There is a deeply physical element to what change looks like. It is not simply a feeling, it is not limited to the quiet edges of our spirit, it is not ultimately a private internal affair. It is tangible, embodied. The internal troubling of our spiritual waters is manifested externally, in our relationships, in our aspirations, in our expectations, in how we see our own holy value, our very worth.
For those of us who watch the TV series the Bear, we see this notion of transformation play out with the character Richie, known as Cuz. As the rest of the characters in the show work tirelessly to transform their sandwich shop into a high-level restaurant, Richie struggles with his worth; at 45 years old, he feels like a master of nothing who isn’t contributing value to his family or the restaurant.
The show follows him as he is sent to stage. – a fancy French word for intern – at one of the best restaurants in the world. Over the course of a week in which his first three days are spent shining spoons, he is transformed. Richie is inspired by the level of pleasure the diners experience as a result of the restaurant’s commitment to excellence. To the extra-ordinary attention given to every detail.And ultimately, he finds his purpose : to elevate the art of service in order to elevate others.
With that clarity, it turns out he is a service superstar, cool under pressure, creative and resourceful. And now that he sees himself differently, Richie becomes a more open and vulnerable friend and colleague. Richie’s story reminds us that it is never too late to change, and that small changes have ripple effects in our lives.
It also reminds us that change doesn’t come about from dwelling in the past; it requires imagining a different future, one in which, as the motto engraved on the restaurant’s kitchen wall read, “Every Second Counts.”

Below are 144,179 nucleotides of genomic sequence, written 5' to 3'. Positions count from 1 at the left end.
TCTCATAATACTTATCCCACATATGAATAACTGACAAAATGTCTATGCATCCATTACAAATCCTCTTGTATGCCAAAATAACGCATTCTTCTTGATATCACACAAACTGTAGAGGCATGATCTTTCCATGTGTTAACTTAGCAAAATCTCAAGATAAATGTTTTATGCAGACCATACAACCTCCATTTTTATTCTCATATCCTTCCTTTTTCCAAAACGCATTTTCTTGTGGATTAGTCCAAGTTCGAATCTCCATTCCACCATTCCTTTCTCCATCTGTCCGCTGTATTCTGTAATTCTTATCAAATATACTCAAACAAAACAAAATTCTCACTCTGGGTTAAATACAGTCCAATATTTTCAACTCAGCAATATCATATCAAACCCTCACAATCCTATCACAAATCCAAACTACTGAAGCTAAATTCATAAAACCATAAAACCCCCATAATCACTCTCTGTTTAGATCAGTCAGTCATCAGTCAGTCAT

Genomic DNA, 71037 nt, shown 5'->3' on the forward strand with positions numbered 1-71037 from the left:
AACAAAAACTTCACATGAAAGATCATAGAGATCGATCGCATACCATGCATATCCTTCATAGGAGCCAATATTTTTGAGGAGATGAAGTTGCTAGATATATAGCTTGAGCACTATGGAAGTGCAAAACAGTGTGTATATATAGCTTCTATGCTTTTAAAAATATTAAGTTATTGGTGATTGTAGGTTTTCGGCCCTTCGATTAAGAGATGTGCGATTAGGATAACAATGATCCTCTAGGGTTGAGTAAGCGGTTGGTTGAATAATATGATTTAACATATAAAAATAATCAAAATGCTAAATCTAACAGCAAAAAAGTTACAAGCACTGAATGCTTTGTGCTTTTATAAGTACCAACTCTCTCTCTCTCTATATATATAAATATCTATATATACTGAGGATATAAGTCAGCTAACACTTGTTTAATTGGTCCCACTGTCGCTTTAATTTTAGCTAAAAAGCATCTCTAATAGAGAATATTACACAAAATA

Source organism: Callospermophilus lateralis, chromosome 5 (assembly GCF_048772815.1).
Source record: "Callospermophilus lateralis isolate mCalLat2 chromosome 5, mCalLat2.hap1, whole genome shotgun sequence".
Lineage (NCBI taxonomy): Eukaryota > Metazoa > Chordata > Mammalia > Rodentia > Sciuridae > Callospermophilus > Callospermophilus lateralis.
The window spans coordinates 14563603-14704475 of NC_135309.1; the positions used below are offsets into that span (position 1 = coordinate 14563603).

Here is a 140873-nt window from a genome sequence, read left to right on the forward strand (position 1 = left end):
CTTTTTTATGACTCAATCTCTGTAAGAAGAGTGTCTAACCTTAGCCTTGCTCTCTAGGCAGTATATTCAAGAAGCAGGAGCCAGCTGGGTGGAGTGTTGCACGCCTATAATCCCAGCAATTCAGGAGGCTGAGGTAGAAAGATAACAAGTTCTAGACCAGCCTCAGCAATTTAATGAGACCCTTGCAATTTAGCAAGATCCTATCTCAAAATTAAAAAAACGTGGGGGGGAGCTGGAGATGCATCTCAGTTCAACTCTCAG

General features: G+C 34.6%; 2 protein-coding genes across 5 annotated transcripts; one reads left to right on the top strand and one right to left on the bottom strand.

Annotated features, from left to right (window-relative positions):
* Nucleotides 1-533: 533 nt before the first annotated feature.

Being a rabbi, of course, this reminds me of a story told by Rabbi Jacob Joseph of Polonne, who heard it from his teacher, the Ba’al Shem Tov.Rabbi Joseph shares that there was a king who wanted to test the industriousness and desire of his subjects. So he made a series of illusory walls, one within the next and each accessed by a different gate, to separate himself from his subjects.
At every gate he commanded that money be given out to those who passed through the walls. The more inward the wall, the greater the reward distributed at each gate. As the story goes, some people came to the first gate and took the treasure and went away, while others continued on to the second gate and still others to the third one. Only a very few truly desired to encounter the king, most just wanted the treasure.
But for those who persisted, after much hard work, when they finally stood before the king they could see that there were no actual walls separating them from the king, for it was all an illusion. (Informed by translation of. a combination of Etkes, The Besht, p. 135 and Rabbi James Jacobson-Maisels, PhD)
There is much to unpack in this story.
- We have the King and his subjects – a metaphor for God and humans.
- We have the walls that keep us away, and the gates that allow us to pass through.
- There are the rewards along the way acknowledging our hard work, the treasures we are granted when we pass through the gates in pursuit of encountering the King.